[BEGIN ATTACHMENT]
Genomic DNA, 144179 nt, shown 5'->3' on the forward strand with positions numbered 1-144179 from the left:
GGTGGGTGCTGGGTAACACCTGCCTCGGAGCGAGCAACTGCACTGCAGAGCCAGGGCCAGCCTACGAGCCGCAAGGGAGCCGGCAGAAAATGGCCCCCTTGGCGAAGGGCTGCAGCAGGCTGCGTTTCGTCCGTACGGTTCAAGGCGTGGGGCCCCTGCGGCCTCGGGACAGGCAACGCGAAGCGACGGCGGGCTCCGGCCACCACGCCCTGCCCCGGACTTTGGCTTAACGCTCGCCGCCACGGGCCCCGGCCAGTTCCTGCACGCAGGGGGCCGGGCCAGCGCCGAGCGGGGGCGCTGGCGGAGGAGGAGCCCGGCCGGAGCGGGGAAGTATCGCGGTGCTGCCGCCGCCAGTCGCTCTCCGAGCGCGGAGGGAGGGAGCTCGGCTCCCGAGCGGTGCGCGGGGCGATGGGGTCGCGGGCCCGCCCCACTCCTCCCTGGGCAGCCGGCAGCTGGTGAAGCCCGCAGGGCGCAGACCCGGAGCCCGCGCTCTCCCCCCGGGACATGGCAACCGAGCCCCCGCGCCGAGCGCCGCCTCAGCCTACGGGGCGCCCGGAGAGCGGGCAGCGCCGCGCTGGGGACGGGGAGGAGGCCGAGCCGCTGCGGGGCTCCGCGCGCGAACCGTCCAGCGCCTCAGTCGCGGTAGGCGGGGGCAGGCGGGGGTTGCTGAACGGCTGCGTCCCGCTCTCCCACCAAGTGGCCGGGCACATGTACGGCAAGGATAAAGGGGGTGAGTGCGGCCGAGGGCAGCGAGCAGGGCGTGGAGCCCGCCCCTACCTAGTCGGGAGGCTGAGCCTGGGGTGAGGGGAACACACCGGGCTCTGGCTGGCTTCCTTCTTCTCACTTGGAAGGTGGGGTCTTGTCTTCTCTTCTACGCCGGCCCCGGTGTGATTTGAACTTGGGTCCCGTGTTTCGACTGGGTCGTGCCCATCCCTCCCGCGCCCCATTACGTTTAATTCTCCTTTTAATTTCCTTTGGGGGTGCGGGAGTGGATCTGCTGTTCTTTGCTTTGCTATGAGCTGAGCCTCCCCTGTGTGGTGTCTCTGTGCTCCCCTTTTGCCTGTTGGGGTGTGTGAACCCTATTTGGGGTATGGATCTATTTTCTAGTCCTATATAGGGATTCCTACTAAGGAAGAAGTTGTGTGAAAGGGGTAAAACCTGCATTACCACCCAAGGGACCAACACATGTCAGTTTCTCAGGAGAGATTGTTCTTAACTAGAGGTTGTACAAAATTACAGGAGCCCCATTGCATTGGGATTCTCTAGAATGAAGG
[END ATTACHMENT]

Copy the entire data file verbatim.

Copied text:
Genomic DNA, 144179 nt, shown 5'->3' on the forward strand with positions numbered 1-144179 from the left:
GGTGGGTGCTGGGTAACACCTGCCTCGGAGCGAGCAACTGCACTGCAGAGCCAGGGCCAGCCTACGAGCCGCAAGGGAGCCGGCAGAAAATGGCCCCCTTGGCGAAGGGCTGCAGCAGGCTGCGTTTCGTCCGTACGGTTCAAGGCGTGGGGCCCCTGCGGCCTCGGGACAGGCAACGCGAAGCGACGGCGGGCTCCGGCCACCACGCCCTGCCCCGGACTTTGGCTTAACGCTCGCCGCCACGGGCCCCGGCCAGTTCCTGCACGCAGGGGGCCGGGCCAGCGCCGAGCGGGGGCGCTGGCGGAGGAGGAGCCCGGCCGGAGCGGGGAAGTATCGCGGTGCTGCCGCCGCCAGTCGCTCTCCGAGCGCGGAGGGAGGGAGCTCGGCTCCCGAGCGGTGCGCGGGGCGATGGGGTCGCGGGCCCGCCCCACTCCTCCCTGGGCAGCCGGCAGCTGGTGAAGCCCGCAGGGCGCAGACCCGGAGCCCGCGCTCTCCCCCCGGGACATGGCAACCGAGCCCCCGCGCCGAGCGCCGCCTCAGCCTACGGGGCGCCCGGAGAGCGGGCAGCGCCGCGCTGGGGACGGGGAGGAGGCCGAGCCGCTGCGGGGCTCCGCGCGCGAACCGTCCAGCGCCTCAGTCGCGGTAGGCGGGGGCAGGCGGGGGTTGCTGAACGGCTGCGTCCCGCTCTCCCACCAAGTGGCCGGGCACATGTACGGCAAGGATAAAGGGGGTGAGTGCGGCCGAGGGCAGCGAGCAGGGCGTGGAGCCCGCCCCTACCTAGTCGGGAGGCTGAGCCTGGGGTGAGGGGAACACACCGGGCTCTGGCTGGCTTCCTTCTTCTCACTTGGAAGGTGGGGTCTTGTCTTCTCTTCTACGCCGGCCCCGGTGTGATTTGAACTTGGGTCCCGTGTTTCGACTGGGTCGTGCCCATCCCTCCCGCGCCCCATTACGTTTAATTCTCCTTTTAATTTCCTTTGGGGGTGCGGGAGTGGATCTGCTGTTCTTTGCTTTGCTATGAGCTGAGCCTCCCCTGTGTGGTGTCTCTGTGCTCCCCTTTTGCCTGTTGGGGTGTGTGAACCCTATTTGGGGTATGGATCTATTTTCTAGTCCTATATAGGGATTCCTACTAAGGAAGAAGTTGTGTGAAAGGGGTAAAACCTGCATTACCACCCAAGGGACCAACACATGTCAGTTTCTCAGGAGAGATTGTTCTTAACTAGAGGTTGTACAAAATTACAGGAGCCCCATTGCATTGGGATTCTCTAGAATGAAGG